It also came to light that it supports protection for children and persons who are victims or accused of homosexuality.

Second Deputy Speaker Andrew Asiamah Amoako referred the Bill to the Constitutional, Legal and Parliamentary Committee for consideration.

“For the first time, it is referred to the Committee on Constitutional, Legal and Parliamentary Affairs for consideration and report,” Mr Asiamah Amoako, who is also the MP for Fomena, directed.

The controversial bill has already divided opinion in the Ghanaian public discourse.

While some, particularly the religious and traditional groupings, have supported the Bill and hopeful of its passing, others say it could incur the wrath of the international community against Ghana.

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Support Police with quality weapons, not toy guns – Gov’t told

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Member of Parliament for Buem, Mr Kofi Adams, has asked the government to procure quality and durable weapons to the security agencies to enable them combat crimes effectively.

Mr Adams said Parliament will do its part in approving government’s budget for the security sector, but, the central authority, he said, should endeavor to provide quality materials to assist in crime fight.

Speaking in an interview with TV3, Mr Adams who is a member of the Defence and Interior Committee said security must be valued at all times, not only when there is trouble.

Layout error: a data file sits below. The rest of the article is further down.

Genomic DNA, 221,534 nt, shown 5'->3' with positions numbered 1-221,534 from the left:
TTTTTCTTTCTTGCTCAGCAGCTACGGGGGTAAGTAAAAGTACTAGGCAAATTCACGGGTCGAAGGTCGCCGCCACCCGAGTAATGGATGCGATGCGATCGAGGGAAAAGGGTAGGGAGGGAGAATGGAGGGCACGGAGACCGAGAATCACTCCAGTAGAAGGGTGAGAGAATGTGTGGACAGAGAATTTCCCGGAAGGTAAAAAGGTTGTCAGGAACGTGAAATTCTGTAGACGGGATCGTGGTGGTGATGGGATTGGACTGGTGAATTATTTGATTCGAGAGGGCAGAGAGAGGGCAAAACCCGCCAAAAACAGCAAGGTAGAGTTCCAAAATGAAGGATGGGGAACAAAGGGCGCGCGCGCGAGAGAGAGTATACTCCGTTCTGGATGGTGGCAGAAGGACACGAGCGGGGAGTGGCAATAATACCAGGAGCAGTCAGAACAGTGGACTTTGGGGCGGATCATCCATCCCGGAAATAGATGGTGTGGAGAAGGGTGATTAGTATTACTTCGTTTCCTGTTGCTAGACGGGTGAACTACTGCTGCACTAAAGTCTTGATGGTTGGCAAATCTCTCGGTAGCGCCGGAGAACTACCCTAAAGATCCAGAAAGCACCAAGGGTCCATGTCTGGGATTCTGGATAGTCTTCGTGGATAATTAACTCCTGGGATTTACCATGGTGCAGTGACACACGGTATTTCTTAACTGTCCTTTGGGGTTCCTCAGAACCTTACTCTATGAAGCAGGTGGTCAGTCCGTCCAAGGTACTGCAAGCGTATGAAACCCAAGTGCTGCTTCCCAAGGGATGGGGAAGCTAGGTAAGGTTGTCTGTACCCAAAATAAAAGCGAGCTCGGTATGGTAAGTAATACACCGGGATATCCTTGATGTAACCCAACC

“We on the Defence and Interior committee will do everything to support all our security agencies to be able to function and function effectively. As I keep saying we should not wait to see the value of security in insecurity.

 “Mostly, people don’t see the value of security until insecurity occurs. Sometimes, we don’t see why we should even invest in security in our homes, why we should invest in simple dogs until something goes wrong then we now. We think that investment in security is a waste, it is never a waste.

“Let us preempt some of the things, let us invest in security. Government must be serious about investment in security. When parliament gives the mandate for that investment let us not go and bring toy equipment to them.

“Let us buy what is durable, let us buy what can properly be used to protect and defend the people.”

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Release GETFund monies to enable them pay contractors – Ofori-Atta told

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Member of Parliament for Buem, Mr Kofi Adams, has asked the Finance Minister Mr Ken Ofori-Atta to release funds to the Ghana Education Trust Fund (GETFund) to enable them pay contractors.

According to him, the inability of GETFund to pay the contractors has resulted in abandoned projects all over the country.

Mr Adams explained that it came out from a meeting officials of the GETFund had with Parliament that the Ministry of Finance had failed to release their funds.

He noted that despite government using GETFUnd as collateral for loans, works continue to stall on educational projects.

He told TV3 in an interview that “Unfortunately, contractors who we thought would be paid out of this seven billion [facility] that was raised through this means are still complaining of not being paid and looking at from last time till now.